Common Name: Jade [L: Portulacaria Afra]
Source: nursery stock
Broom Style (Informal Upright)
JADE (PORTULACARIA AFRA)
This is the story of a Jade bonsai. I had purchased this jade in 1991 from a reputed nursery. Since then, I kept feeding it heavily, growing it unchecked with no specific design in mind. In fact although attracted to this material, I lacked any specific knowledge about the specie and did not know how to train them. I however had the information that they easily rooted from cuttings and therefore I propagated a number of them and practiced diligently on all of them-pruning, wiring, the works; gradually I started getting the hang of training jades.
By 1994, this plant along with others – in my now quite expanded jade stock (i.e., those which survived my “experimentation”) – had grown quite big and also branched out well. I therefore decided to move ahead and train this plant as a bonsai.
The plant had a good trunkline but didn’t have any branch in its lower half. Its design was therefore a challenge. I trimmed and wired the primary branches in position amp; potted it in this rectangular-ish pot and began its training. The photograph shows the plant immediately after initial styling and potting.
I had repotted the plant in a flat round pot in the summer of 1996 to feature its surface roots which were quite attractive. I was happy that the plant showed good development of its foliage pads as well, although it frustrated all my hopes of developing branches lower down on its trunk.
On review, however, I started feeling that both the previous and the round pot were not suitable for the bonsai. The previous one due to its shape did not complement the curve of the trees’ trunk and the present one appeared to be too small after even a little growth and the tree appeared unbalanced, as if it would keel over at any moment. In fact in the present pot I had to place two heavy stones in the pot as counter weight in addition to tying the tree to the pot in order to prevent it from toppling over. (Unfortunately I do not have any photograph of this second stage).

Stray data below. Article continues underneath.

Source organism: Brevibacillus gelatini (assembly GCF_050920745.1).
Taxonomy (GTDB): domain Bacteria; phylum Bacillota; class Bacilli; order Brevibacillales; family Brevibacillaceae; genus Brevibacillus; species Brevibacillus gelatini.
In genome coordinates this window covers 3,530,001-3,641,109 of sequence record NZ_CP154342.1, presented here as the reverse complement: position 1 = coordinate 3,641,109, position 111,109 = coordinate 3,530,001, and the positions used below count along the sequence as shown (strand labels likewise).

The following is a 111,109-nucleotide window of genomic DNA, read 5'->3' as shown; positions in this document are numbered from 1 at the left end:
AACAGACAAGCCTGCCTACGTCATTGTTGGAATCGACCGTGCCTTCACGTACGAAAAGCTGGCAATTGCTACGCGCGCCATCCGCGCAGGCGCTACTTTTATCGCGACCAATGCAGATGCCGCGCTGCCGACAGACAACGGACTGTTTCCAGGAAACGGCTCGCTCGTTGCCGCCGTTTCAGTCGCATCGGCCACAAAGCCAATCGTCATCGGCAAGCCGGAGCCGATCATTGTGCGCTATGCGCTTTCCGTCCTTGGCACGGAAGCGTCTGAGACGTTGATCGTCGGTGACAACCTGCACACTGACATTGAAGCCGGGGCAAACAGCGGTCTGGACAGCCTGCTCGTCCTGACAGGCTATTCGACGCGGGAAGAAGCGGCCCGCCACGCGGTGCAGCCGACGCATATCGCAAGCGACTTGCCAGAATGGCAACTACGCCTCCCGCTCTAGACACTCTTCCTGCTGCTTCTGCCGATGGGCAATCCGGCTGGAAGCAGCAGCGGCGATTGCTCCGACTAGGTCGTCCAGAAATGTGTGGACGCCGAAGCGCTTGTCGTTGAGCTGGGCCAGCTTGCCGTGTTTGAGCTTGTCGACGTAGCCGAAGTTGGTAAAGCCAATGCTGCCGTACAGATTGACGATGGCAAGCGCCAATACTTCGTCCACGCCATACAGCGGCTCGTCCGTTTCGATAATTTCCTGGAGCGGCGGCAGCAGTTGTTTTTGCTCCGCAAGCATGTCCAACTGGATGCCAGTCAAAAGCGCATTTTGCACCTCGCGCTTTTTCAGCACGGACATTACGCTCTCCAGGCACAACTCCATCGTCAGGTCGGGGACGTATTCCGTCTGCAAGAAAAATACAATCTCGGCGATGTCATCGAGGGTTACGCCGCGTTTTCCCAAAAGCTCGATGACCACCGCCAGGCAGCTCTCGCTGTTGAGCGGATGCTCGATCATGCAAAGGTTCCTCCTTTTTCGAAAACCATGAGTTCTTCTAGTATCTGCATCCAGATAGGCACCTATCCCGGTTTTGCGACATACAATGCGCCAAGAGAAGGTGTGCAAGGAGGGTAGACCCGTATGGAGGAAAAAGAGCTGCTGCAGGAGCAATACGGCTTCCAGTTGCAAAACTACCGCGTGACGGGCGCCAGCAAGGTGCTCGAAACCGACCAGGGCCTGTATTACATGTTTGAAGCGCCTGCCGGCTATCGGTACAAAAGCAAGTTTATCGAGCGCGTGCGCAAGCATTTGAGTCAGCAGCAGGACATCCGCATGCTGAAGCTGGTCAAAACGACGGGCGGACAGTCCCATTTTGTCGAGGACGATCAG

I therefore decided to commission a much heavier rectangular pot with curved sides when repotting it in 1997.
After much deliberation, I chose this heavy rectangular pot with downward sloping sides for this bonsai in 1997. The choice seemed to be a perfect one and it appeared to have stabilized the design. Meanwhile, regular feeding and pruning had improved the density of the foliage pads to such an extent that I was forced to thin it out quite drastically; the inner growth required constant thinning in order to preserve the health of the bonsai.
I feel that it will perhaps look better with a more rounded crown in keeping with its mature image.
In 2004, this bonsai suffered a problem; its trunk was partially bitten off by a bandicoot (a member of the rodent family) lower down at the left side near its bole. In a bid to save the tree from harm, I repotted it in a blue oval pot with slightly incurving sides; the tree seemed to recover slightly and a shoot grew from above the bite wound. During the next monsoon however, in spite of the shoot, the bonsai suffered further deterioration and the bitten portion of its trunk started rotting out, whether from infection or from rain damage or whether from both, I couldn’t determine. Anyway, one day the trunk, having rotten almost completely, just broke off at the point of the bite. I was unsure whether the top part would survive, but I just had to try and save that magnificent trunk. So I cut off the trunk a little further up and to prevent further rot, dipped the cut end in “Bavistin”, a systemic fungicide. After letting it dry out for 1 day, I inserted the plant in a plastic pot consisting of even particles of brick crush and put it out in direct sunlight, leaving it undisturbed for some time to come and kept my fingers crossed, hoping for the best. I even left the wires on, as they were, to avoid further rotting in the rains.
I was delighted to find that after about 1 month the plant started to throw out new growth in every direction. Even then, I was prepared to wait for some time before I would try to restyle the tree. In 2005, however, I could wait no longer and feeling that sufficient time has elapsed I decided to restyle the tree. When I unspotted the tree I observed that the roots were abundant and decided to put the tree directly in a bonsai pot instead of potting it on. But first I decided to redesign the tree. Viewing it from all angles, I felt that instead of the right side lean as in the original design, a straighter trunkline would suit the new growth better, provided some branches were pruned off completely. Off they came, once the orientation was decided to my liking. All branches were rewired and re-oriented. I chose this semi-rectangle pot for its softer outlines. The image was much improved as the trunk was now shorter and appeared to be in harmony with the trees’ overall silhouette. The whole scale suddenly worked! I am very happy with this Jade, one of my first bonsais.